We all make mistakes, and on October 4, 1999, in our review of the AMD Athlon 700, we implied that the last Athlon released this year would be the 700MHz part. Shortly thereafter, Intel released a 733MHz Pentium III which forced Compaq to pressure AMD into releasing an Athlon with a higher clock speed and, thus, the Athlon 750 was announced on the 29th of November.
As if that were not excessive enough, with rumors that Intel was going to start sampling their Pentium III based on the new Coppermine core in 750MHz and 800MHz flavors, AMD was pressured to release data on their competing product early. And thus we have our review of the AMD Athlon 800.
The Athlon 800, in brief, is just a faster version of the Athlon 750. It is based on the same 0.18-micron K75 core as the 750, and features a 2/5 L2 cache divider (or 0.4x L2 cache multiplier if you hate fractions) thus giving it a slower L2 cache than the Athlon 700 which was the last Athlon to run its L2 cache at 1/2 the core clock speed.
AMD is currently in a very interesting situation — they have the ability to push the clock speed of the Athlon to even higher levels; the air-cooled 1GHz mark isn’t too far away. If you recall, just four months ago, the only way to get an 800MHz Athlon was through Kryotech’s Cool Athlon 800 that ran the CPU at -36 C and, now, we are able to achieve the same results via air cooling alone. So what is AMD’s problem?
As we mentioned in our review of the Athlon 750, the problem AMD is running into is getting fast enough L2 cache chips to keep up with the increasing clock speed of the processors because they are dependent on third party manufacturers to produce the L2 cache chips for the processors. The only true solution for this problem is to move the L2 cache off of the Slot-A processor card and onto the die of the Athlon; unfortunately, this move is not scheduled to happen until sometime in the first half of 2000. While that isn’t very far away, AMD can’t remain idle and let Intel win the clock speed battle; clock speed sells more processors than technology.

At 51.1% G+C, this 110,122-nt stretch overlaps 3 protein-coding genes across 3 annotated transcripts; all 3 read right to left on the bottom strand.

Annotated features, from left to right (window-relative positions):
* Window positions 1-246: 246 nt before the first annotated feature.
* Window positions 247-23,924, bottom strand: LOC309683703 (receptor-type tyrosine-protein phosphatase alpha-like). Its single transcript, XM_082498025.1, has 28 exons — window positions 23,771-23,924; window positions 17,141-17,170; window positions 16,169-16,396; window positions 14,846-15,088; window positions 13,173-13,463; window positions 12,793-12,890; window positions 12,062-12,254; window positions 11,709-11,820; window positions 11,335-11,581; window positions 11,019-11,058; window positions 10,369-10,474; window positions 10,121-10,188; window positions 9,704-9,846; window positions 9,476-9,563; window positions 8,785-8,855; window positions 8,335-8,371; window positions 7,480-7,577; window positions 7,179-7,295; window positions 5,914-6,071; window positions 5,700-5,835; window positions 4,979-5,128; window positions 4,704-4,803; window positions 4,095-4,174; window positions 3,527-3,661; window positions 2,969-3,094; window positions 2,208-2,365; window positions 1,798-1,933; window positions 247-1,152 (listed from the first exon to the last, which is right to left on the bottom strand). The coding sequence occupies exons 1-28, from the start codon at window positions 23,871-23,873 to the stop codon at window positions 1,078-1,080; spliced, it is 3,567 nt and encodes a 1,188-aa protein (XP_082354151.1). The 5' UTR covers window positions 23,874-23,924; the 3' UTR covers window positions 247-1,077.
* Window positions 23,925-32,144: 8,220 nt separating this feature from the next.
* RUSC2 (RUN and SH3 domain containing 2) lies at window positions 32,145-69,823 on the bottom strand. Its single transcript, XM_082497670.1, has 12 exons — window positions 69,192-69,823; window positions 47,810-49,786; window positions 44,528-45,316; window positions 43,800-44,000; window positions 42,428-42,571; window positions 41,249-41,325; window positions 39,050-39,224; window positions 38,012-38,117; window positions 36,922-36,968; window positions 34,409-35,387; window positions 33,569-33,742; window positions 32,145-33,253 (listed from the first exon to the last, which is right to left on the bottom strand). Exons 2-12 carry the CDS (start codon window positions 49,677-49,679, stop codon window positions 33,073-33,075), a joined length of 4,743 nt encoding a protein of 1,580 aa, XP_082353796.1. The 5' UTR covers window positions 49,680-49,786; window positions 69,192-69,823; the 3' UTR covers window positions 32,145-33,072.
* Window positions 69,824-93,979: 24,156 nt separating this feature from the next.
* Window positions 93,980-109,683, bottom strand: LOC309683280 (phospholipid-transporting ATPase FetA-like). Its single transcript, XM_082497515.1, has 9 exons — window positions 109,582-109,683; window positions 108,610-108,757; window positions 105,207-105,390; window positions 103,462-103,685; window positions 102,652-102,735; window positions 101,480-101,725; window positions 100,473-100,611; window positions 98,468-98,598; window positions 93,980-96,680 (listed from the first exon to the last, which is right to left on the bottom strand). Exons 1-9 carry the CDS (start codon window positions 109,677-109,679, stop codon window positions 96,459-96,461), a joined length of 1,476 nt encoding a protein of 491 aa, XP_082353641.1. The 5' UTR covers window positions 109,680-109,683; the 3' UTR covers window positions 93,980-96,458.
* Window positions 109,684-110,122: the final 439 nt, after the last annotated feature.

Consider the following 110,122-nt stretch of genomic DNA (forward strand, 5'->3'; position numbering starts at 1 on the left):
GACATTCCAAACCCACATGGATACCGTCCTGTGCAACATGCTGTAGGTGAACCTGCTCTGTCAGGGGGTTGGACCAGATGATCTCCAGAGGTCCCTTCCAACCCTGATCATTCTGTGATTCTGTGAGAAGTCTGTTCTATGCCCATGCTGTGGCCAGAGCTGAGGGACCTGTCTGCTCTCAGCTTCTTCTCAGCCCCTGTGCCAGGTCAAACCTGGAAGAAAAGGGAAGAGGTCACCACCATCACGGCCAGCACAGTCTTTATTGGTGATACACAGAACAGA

While it is hard for all of us to believe, in the end, when you have someone that hasn’t the slightest clue about what an L2 cache is and why a faster one is a good thing, the only “performance” data that they can base their buying decision on is clock speed, and the “higher is better” theory comes into play here. This is why a big retail vendor like Compaq, would push for the release of an Athlon with a higher clock speed.
If they continue down this road, eventually the performance difference between the Athlon, with its cache increasing at rates now less than ½ of the increase in clock speed, and the Pentium III, with its cache increasing directly with the clock speed, will grow to such a point that the Athlon will clearly be the slower processor.
Luckily, AMD’s roadmap does not place the Athlon on that path for too long as they will soon move the L2 cache onto the Athlon’s die with their Thunderbird and Spitfire cores. The problem here is that, while they are competing with Intel on a clock for clock basis, they are going to start losing the performance battle in certain situations. While professional applications that can enjoy the Athlon’s superior FPU will continue to perform at a superior level on the Athlon, business, productivity and even some games may begin to favor the Pentium III over the Athlon due to the Pentium III’s L2 cache speed advantage.